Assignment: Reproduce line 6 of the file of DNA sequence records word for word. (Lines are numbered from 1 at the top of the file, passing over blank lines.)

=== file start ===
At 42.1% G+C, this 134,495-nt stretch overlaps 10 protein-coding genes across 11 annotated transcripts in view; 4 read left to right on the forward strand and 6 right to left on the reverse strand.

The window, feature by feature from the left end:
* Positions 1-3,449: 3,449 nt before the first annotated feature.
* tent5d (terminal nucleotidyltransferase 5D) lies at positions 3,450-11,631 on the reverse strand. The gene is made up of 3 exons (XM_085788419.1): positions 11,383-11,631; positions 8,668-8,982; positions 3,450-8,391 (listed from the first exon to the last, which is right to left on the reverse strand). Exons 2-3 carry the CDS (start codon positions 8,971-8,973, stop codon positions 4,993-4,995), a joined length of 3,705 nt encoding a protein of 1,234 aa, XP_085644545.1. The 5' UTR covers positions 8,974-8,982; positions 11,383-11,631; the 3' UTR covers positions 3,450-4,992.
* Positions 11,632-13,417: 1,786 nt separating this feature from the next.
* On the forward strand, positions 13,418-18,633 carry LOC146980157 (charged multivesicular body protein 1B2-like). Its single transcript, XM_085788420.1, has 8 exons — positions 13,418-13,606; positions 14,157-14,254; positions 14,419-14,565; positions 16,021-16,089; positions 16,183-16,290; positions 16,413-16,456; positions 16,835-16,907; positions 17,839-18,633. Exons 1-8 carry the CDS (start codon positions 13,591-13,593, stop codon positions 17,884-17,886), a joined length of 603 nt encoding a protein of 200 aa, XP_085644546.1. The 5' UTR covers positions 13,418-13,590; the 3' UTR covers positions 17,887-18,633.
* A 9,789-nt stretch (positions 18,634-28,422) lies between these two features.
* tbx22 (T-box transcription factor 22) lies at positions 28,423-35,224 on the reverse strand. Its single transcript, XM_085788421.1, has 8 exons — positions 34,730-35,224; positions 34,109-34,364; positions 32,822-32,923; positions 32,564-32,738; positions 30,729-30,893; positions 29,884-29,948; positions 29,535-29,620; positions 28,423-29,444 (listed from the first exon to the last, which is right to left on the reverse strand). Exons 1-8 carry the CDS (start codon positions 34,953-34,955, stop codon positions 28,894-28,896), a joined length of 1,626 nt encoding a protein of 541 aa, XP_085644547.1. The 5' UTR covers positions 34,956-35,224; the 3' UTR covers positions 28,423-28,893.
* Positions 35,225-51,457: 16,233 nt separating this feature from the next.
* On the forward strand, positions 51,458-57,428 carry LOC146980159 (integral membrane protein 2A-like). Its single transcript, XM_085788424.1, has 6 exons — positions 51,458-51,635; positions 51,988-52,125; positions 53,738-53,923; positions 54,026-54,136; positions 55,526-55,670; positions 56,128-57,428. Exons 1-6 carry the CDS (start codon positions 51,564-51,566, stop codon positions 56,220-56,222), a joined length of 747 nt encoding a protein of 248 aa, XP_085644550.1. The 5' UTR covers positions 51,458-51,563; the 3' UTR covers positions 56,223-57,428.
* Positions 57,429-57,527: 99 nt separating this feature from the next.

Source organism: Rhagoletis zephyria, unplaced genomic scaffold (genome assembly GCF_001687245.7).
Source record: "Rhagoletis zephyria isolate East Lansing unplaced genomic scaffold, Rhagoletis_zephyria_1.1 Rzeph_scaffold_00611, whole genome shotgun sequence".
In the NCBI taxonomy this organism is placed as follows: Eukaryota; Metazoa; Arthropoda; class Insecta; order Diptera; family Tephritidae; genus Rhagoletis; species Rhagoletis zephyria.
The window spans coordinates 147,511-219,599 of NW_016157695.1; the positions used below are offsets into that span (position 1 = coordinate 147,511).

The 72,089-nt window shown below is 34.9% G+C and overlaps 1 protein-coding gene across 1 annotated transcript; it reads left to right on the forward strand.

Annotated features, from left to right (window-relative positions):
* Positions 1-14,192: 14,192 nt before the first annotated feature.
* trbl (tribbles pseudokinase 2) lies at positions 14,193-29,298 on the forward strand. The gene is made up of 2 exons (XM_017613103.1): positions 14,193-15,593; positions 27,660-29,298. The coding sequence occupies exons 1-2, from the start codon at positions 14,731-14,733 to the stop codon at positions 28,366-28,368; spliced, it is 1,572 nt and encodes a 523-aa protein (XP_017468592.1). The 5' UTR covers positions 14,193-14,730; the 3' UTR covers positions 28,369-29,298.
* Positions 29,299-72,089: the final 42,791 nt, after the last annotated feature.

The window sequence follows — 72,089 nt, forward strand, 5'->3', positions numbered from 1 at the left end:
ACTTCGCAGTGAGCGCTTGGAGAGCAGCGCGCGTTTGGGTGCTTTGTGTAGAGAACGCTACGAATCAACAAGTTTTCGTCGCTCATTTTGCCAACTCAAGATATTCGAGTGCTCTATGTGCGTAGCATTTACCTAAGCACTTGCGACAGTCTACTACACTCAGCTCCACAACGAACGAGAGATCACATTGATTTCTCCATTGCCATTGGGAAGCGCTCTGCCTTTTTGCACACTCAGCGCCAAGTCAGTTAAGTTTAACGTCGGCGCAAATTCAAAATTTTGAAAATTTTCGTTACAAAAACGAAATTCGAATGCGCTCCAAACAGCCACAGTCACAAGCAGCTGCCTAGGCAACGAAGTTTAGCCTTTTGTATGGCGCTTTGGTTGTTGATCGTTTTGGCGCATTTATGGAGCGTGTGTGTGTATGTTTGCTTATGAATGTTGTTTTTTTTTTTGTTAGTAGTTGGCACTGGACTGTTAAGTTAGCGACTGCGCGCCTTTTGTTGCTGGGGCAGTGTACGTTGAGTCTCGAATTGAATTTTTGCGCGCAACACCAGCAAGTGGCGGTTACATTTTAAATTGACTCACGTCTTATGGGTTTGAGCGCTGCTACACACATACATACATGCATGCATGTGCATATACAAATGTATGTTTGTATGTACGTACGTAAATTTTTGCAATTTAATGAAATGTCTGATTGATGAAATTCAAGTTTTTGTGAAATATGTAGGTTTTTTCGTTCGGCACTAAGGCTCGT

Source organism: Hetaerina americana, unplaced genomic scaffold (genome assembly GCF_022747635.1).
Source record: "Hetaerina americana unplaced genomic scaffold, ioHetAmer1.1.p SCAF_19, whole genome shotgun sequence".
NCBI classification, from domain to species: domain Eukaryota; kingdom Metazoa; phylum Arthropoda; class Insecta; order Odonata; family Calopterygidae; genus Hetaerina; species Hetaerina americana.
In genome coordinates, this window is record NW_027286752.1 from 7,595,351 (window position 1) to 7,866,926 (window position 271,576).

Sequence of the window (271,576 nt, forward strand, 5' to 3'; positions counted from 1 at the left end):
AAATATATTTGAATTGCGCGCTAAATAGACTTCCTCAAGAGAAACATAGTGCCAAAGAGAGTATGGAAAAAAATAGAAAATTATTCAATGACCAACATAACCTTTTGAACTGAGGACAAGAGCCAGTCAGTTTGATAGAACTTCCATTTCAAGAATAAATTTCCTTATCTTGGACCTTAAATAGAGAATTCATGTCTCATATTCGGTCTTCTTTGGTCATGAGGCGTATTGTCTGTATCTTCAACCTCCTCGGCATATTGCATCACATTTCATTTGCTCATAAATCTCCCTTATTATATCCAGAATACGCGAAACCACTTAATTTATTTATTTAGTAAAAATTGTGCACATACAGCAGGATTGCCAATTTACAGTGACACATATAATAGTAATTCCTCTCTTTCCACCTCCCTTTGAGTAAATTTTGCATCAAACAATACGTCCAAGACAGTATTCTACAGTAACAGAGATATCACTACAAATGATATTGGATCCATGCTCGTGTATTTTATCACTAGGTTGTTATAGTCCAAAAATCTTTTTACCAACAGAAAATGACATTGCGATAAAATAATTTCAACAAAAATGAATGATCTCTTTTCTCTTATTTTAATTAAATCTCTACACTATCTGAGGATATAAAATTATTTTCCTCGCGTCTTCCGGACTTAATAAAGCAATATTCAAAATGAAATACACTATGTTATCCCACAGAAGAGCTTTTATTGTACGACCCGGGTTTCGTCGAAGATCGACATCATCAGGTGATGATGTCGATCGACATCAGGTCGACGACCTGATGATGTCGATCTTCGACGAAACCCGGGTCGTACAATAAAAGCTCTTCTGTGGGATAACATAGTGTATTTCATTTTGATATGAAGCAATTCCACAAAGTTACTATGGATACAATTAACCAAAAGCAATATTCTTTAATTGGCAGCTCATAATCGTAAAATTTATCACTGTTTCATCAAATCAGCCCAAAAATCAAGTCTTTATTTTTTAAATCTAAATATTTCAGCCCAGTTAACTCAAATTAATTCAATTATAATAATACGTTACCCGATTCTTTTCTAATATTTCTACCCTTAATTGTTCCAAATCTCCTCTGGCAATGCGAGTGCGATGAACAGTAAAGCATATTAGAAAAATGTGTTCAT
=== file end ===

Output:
* On the forward strand, positions 13,418-18,633 carry LOC146980157 (charged multivesicular body protein 1B2-like). Its single transcript, XM_085788420.1, has 8 exons — positions 13,418-13,606; positions 14,157-14,254; positions 14,419-14,565; positions 16,021-16,089; positions 16,183-16,290; positions 16,413-16,456; positions 16,835-16,907; positions 17,839-18,633. Exons 1-8 carry the CDS (start codon positions 13,591-13,593, stop codon positions 17,884-17,886), a joined length of 603 nt encoding a protein of 200 aa, XP_085644546.1. The 5' UTR covers positions 13,418-13,590; the 3' UTR covers positions 17,887-18,633.